Richard Rohr and the Ambivalence of Spirituality

I am sharing on this occasion Richard Rohr‘s blog as I have done occasionally.  I will say as I usually do, I really should just shut up and post the link to Rohr’s blog on my blog each day.  He says everything I could ever want to say and more.  But, if I did that, then I wouldn’t have any fun in my life, would I?

Richard appreciates the literary nature of the Bible.  He sees it as a “story’ and therefore needing interpretation.  And, if you think about it, our own life and the life of humankind and of the universe itself is a “story” and it is the job of each generation to interpret this story…and various parts of it…and make it meaningful to the contemporary world.  Richard does an excellent job in this hermeneutic endeavor with the Christian story.



A Big Surprise Meditation 16 of 49

I bless you, Father, Lord of heaven and earth, for hiding these things from the learned and the clever, and revealing them to the little ones. (Luke 10:21 and Matthew 11:25)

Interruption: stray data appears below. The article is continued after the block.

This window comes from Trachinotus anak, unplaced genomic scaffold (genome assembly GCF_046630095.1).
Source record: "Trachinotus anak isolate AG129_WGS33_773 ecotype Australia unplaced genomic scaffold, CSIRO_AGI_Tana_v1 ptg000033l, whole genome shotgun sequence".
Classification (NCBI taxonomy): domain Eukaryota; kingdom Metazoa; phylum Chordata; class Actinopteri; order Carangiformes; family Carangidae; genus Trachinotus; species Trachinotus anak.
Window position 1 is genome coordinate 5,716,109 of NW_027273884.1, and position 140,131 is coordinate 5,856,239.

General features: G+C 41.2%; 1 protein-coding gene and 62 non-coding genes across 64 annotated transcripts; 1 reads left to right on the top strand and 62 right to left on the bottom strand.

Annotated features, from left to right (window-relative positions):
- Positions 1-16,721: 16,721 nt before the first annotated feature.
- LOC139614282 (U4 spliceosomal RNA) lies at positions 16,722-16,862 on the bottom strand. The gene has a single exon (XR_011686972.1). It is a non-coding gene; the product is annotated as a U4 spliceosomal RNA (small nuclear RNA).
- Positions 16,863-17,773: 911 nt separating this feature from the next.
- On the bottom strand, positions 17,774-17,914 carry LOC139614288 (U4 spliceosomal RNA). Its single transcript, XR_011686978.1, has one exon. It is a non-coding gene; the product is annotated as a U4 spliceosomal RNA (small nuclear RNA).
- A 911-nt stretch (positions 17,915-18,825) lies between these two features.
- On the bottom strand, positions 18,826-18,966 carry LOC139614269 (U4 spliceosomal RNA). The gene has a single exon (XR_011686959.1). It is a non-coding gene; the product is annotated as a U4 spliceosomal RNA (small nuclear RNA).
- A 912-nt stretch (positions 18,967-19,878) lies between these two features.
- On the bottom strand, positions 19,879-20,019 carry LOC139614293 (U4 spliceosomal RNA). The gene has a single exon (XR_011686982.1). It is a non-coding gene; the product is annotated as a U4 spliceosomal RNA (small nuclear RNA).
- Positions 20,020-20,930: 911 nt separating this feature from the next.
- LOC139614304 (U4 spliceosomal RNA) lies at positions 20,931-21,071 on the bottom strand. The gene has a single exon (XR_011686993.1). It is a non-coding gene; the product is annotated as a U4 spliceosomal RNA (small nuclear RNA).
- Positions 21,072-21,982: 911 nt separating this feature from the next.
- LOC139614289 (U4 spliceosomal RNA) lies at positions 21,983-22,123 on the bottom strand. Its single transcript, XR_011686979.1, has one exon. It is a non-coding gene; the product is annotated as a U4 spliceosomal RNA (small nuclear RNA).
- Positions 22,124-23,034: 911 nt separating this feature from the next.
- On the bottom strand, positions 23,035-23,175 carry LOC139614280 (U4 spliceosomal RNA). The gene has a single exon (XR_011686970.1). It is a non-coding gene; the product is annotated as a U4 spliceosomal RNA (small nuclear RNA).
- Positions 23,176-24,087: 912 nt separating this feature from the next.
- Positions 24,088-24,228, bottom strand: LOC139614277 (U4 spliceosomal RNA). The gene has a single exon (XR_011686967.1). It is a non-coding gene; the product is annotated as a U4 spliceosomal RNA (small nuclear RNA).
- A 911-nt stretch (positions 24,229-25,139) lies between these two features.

We grow spiritually much more by doing it wrong than by doing it right. That might just be the central message of how spiritual growth happens; yet nothing in us wants to believe it, and those who deem themselves “morally successful” are often the last to learn it.

If there is such a thing as human perfection, it seems to emerge precisely from how we handle the imperfection that is everywhere, especially our own. What a clever place for God to hide holiness, so that only the humble and earnest will find it! A “perfect” person ends up being one who can consciously forgive and include imperfection (like God does), rather than one who thinks he or she is totally above and beyond any imperfection.

It becomes sort of obvious once you say it out loud. In fact, I would say that the demand for the perfect is often the greatest enemy of the good. Perfection is a mathematical or divine concept; goodness is a beautiful human concept. We see this illusionary perfectionism in ideologues and zealots on both the left and the right of church and state. They refuse to get their hands dirty, think compromise or subtlety are dirty words, and end up creating much more “dirt” for the rest of us, while they remain totally “clean” and quite comfortable in their cleanliness.
Adapted from Falling Upward: A Spirituality for the Two Halves of Life,
pp. xxii-xxiii



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